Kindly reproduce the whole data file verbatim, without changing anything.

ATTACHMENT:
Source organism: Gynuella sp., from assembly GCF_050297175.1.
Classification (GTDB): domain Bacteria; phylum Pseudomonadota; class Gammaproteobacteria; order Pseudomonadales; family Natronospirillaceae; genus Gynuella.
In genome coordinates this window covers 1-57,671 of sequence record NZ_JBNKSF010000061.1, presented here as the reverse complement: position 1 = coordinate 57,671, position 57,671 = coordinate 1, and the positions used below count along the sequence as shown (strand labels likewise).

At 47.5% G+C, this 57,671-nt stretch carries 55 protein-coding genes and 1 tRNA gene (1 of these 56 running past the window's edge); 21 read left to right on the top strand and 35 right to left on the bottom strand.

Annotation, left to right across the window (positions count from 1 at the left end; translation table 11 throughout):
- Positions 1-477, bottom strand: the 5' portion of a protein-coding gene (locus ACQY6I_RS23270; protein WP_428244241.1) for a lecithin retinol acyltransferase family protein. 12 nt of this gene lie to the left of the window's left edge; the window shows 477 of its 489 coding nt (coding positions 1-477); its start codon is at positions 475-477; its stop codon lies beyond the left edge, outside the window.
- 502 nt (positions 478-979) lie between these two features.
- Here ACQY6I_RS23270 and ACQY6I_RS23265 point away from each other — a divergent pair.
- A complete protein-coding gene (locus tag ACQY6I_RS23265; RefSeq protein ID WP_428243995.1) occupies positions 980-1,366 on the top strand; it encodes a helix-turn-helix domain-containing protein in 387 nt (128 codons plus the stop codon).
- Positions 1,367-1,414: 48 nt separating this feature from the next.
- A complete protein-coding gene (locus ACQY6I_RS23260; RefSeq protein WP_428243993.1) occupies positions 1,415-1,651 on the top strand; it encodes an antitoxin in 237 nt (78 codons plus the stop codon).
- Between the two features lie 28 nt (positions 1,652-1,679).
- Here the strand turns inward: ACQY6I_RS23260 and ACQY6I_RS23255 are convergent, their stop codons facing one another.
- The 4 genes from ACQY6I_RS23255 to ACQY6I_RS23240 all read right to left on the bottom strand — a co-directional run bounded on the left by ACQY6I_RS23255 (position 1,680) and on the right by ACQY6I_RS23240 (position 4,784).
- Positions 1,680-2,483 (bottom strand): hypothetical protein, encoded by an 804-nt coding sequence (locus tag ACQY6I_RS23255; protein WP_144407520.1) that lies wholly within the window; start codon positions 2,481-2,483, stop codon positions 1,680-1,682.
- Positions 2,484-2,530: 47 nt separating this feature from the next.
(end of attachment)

Source organism: Gynuella sp., from assembly GCF_050297175.1.
Classification (GTDB): domain Bacteria; phylum Pseudomonadota; class Gammaproteobacteria; order Pseudomonadales; family Natronospirillaceae; genus Gynuella.
In genome coordinates this window covers 1-57,671 of sequence record NZ_JBNKSF010000061.1, presented here as the reverse complement: position 1 = coordinate 57,671, position 57,671 = coordinate 1, and the positions used below count along the sequence as shown (strand labels likewise).

At 47.5% G+C, this 57,671-nt stretch carries 55 protein-coding genes and 1 tRNA gene (1 of these 56 running past the window's edge); 21 read left to right on the top strand and 35 right to left on the bottom strand.

Annotation, left to right across the window (positions count from 1 at the left end; translation table 11 throughout):
- Positions 1-477, bottom strand: the 5' portion of a protein-coding gene (locus ACQY6I_RS23270; protein WP_428244241.1) for a lecithin retinol acyltransferase family protein. 12 nt of this gene lie to the left of the window's left edge; the window shows 477 of its 489 coding nt (coding positions 1-477); its start codon is at positions 475-477; its stop codon lies beyond the left edge, outside the window.
- 502 nt (positions 478-979) lie between these two features.
- Here ACQY6I_RS23270 and ACQY6I_RS23265 point away from each other — a divergent pair.
- A complete protein-coding gene (locus tag ACQY6I_RS23265; RefSeq protein ID WP_428243995.1) occupies positions 980-1,366 on the top strand; it encodes a helix-turn-helix domain-containing protein in 387 nt (128 codons plus the stop codon).
- Positions 1,367-1,414: 48 nt separating this feature from the next.
- A complete protein-coding gene (locus ACQY6I_RS23260; RefSeq protein WP_428243993.1) occupies positions 1,415-1,651 on the top strand; it encodes an antitoxin in 237 nt (78 codons plus the stop codon).
- Between the two features lie 28 nt (positions 1,652-1,679).
- Here the strand turns inward: ACQY6I_RS23260 and ACQY6I_RS23255 are convergent, their stop codons facing one another.
- The 4 genes from ACQY6I_RS23255 to ACQY6I_RS23240 all read right to left on the bottom strand — a co-directional run bounded on the left by ACQY6I_RS23255 (position 1,680) and on the right by ACQY6I_RS23240 (position 4,784).
- Positions 1,680-2,483 (bottom strand): hypothetical protein, encoded by an 804-nt coding sequence (locus tag ACQY6I_RS23255; protein WP_144407520.1) that lies wholly within the window; start codon positions 2,481-2,483, stop codon positions 1,680-1,682.
- Positions 2,484-2,530: 47 nt separating this feature from the next.